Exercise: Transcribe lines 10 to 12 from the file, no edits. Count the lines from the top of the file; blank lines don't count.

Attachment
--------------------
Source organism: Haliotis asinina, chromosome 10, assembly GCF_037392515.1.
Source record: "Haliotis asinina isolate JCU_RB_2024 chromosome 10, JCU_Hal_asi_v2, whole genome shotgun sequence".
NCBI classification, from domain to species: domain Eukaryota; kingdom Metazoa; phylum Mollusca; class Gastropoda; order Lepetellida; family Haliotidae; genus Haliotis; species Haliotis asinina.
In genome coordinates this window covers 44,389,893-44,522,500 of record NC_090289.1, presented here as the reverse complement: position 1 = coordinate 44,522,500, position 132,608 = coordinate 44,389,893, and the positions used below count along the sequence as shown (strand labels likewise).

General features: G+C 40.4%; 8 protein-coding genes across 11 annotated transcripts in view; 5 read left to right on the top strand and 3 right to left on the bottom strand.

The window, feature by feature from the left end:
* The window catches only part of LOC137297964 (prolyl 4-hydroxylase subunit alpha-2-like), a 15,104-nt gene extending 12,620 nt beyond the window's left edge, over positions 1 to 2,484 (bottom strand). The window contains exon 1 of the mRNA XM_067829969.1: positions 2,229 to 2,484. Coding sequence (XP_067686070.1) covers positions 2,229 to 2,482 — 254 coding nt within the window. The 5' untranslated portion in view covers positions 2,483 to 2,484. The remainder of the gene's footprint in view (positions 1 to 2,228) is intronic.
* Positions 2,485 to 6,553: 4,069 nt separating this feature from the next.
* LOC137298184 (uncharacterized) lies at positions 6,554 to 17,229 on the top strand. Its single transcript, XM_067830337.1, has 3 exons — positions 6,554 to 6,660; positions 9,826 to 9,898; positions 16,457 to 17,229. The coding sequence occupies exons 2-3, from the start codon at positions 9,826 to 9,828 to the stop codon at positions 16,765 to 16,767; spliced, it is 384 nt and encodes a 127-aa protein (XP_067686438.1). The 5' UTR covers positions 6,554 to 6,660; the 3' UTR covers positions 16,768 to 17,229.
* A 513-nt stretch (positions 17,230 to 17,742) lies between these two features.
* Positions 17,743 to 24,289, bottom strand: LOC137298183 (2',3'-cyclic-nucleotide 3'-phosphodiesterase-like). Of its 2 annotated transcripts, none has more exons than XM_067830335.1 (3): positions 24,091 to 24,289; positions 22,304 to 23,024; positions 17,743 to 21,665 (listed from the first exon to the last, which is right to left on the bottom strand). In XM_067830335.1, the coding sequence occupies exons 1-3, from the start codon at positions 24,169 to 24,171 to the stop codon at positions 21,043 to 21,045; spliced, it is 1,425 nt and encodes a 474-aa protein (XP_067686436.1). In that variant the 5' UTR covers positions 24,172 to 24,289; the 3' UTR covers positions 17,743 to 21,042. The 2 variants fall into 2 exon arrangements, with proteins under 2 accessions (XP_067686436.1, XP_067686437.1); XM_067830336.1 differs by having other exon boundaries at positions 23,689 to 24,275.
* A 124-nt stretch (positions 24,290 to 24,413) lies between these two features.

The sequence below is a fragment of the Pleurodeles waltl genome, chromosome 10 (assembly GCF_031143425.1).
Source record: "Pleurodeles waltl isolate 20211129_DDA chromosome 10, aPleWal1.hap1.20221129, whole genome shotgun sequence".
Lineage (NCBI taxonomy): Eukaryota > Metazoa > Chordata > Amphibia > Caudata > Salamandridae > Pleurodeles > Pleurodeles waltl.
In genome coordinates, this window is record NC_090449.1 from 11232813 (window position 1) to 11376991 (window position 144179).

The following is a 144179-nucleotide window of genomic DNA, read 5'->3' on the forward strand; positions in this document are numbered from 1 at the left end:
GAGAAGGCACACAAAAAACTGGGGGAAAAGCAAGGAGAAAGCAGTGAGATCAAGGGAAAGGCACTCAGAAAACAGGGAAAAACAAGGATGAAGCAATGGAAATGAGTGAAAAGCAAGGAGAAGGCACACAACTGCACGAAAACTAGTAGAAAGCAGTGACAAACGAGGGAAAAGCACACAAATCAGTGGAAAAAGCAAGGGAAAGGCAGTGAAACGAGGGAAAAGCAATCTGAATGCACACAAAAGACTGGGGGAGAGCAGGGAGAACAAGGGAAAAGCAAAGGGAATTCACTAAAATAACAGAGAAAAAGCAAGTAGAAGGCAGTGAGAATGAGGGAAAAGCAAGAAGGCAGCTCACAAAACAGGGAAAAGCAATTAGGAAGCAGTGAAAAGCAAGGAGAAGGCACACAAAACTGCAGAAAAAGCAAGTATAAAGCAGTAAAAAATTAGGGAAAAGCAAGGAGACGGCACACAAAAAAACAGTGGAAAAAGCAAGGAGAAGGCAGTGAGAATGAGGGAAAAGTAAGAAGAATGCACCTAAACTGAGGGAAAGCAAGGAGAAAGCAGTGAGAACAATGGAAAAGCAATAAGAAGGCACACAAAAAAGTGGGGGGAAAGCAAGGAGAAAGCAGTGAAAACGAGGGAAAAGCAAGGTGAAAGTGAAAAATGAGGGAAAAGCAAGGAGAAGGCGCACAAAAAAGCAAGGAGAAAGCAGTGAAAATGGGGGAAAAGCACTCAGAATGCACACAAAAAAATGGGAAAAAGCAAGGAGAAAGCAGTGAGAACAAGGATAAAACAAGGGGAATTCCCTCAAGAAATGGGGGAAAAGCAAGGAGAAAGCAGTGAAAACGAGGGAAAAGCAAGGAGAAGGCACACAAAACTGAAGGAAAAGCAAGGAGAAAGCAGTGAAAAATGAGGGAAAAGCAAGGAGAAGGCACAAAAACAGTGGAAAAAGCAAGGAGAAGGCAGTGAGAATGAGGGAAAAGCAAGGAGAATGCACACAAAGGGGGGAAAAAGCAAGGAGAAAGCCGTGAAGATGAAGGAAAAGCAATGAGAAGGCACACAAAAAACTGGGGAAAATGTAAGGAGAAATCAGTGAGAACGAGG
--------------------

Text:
* A 513-nt stretch (positions 17,230 to 17,742) lies between these two features.
* Positions 17,743 to 24,289, bottom strand: LOC137298183 (2',3'-cyclic-nucleotide 3'-phosphodiesterase-like). Of its 2 annotated transcripts, none has more exons than XM_067830335.1 (3): positions 24,091 to 24,289; positions 22,304 to 23,024; positions 17,743 to 21,665 (listed from the first exon to the last, which is right to left on the bottom strand). In XM_067830335.1, the coding sequence occupies exons 1-3, from the start codon at positions 24,169 to 24,171 to the stop codon at positions 21,043 to 21,045; spliced, it is 1,425 nt and encodes a 474-aa protein (XP_067686436.1). In that variant the 5' UTR covers positions 24,172 to 24,289; the 3' UTR covers positions 17,743 to 21,042. The 2 variants fall into 2 exon arrangements, with proteins under 2 accessions (XP_067686436.1, XP_067686437.1); XM_067830336.1 differs by having other exon boundaries at positions 23,689 to 24,275.
* A 124-nt stretch (positions 24,290 to 24,413) lies between these two features.